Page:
The Hunting of the Hare

by Margaret Lucas

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Last Updated September 5, 2023.

The poet's choice of language in this poem is very deliberate and contributes strongly to the overall themes and messages of the piece. While the meter and form is fairly typical of narrative verse, the poet's use of perspective and emotive words like "murther'd" (murdered) serve to persuade the reader to the poet's point of view: that hunting animals for "sport" is a cruel pastime which shows man's undeserved pride.

The key message of the poem is summarized towards the end, in the poet's criticism of those who

for Sport, or Recreations sake,
Destroy those Lifes that God saw good to make:
Making their Stomacks, Graves, which full they fill
With Murther'd Bodios, that in sport they kill.
Yet Man doth think himselfe so gentle, mild,
When he of Creatures is most cruell wild.
Look at the poet's choice of language hereā€”the action verbs "destroy" and "murther'd" leave the reader in no doubt as to how the poet judges this kind of behavior. Man is set here in opposition to God: he believes himself to be, like Christ, "gentle" and "mild," but in his actions proves himself to be quite otherwise. Indeed, the creatures have "lifes" just as humans do, and man is proving himself a hypocrite in killing for sport what God has created. Meanwhile, the poet's choice of language in describing the pursued hare, Wat, also gives us an insight into her purpose in writing. The animal is named, which immediately humanizes him; he is also described using human pronouns, "he" and "him," rather than being described impersonally as "it." The poet also forces the reader to experience Wat's fear and horror: his feelings, she suggests, are no less real than those of humans, and his desire to live no less strong. After he has been pursued by the dogs for some time, he is very weary, but his desperation gives him greater capacity than we might have expected:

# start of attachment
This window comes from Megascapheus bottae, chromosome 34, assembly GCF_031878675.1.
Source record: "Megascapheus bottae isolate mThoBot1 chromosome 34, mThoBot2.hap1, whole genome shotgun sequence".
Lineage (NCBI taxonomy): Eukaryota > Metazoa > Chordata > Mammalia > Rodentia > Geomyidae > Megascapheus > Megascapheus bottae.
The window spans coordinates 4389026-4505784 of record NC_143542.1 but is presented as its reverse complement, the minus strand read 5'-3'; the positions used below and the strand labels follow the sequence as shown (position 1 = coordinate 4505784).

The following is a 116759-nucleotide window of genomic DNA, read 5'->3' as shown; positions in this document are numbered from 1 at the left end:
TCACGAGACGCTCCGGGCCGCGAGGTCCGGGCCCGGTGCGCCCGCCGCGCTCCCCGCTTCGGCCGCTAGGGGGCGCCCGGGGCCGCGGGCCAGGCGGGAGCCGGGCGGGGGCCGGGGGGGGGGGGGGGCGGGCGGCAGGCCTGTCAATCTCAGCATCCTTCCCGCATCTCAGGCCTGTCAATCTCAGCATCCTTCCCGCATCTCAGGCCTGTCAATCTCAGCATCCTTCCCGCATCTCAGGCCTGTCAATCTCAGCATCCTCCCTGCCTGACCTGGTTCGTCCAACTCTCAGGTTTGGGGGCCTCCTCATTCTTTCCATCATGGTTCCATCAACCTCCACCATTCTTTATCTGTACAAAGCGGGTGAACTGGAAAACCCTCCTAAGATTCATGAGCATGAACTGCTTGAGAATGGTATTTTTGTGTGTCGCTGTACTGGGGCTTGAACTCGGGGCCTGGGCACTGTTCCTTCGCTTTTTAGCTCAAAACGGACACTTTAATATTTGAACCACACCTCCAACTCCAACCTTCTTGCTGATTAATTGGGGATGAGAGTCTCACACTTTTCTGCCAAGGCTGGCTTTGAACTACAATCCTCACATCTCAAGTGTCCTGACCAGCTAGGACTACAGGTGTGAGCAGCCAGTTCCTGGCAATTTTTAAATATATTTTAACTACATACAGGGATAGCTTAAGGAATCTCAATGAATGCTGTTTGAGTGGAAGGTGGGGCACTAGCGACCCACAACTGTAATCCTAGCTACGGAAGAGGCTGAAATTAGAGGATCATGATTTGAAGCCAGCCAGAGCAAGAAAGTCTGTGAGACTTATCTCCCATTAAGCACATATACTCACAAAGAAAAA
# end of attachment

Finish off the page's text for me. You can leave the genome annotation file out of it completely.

To Wat it was so terrible a Sight,
Feare gave him Wings, and made his Body light.
Though weary was before, by running long,
Yet now his Breath he never felt more strong.
Like those that dying are, think Health returnes,
When tis but a faint Blast, which Life out burnes.
For Spirits seek to guard the Heart about,
Striving with Death, but Death doth quench them out.
The hare's desire to live is palpable and immediate. We can imagine ourselves, like Wat, being placed in such a situation: if we knew death was imminent, we, too, might find new reserves of strength we previously did not know were there. But, the poet suggests, if such a situation is so painful and terrifying, why do humans feel they are permitted to place animals in this situation for pure sport?

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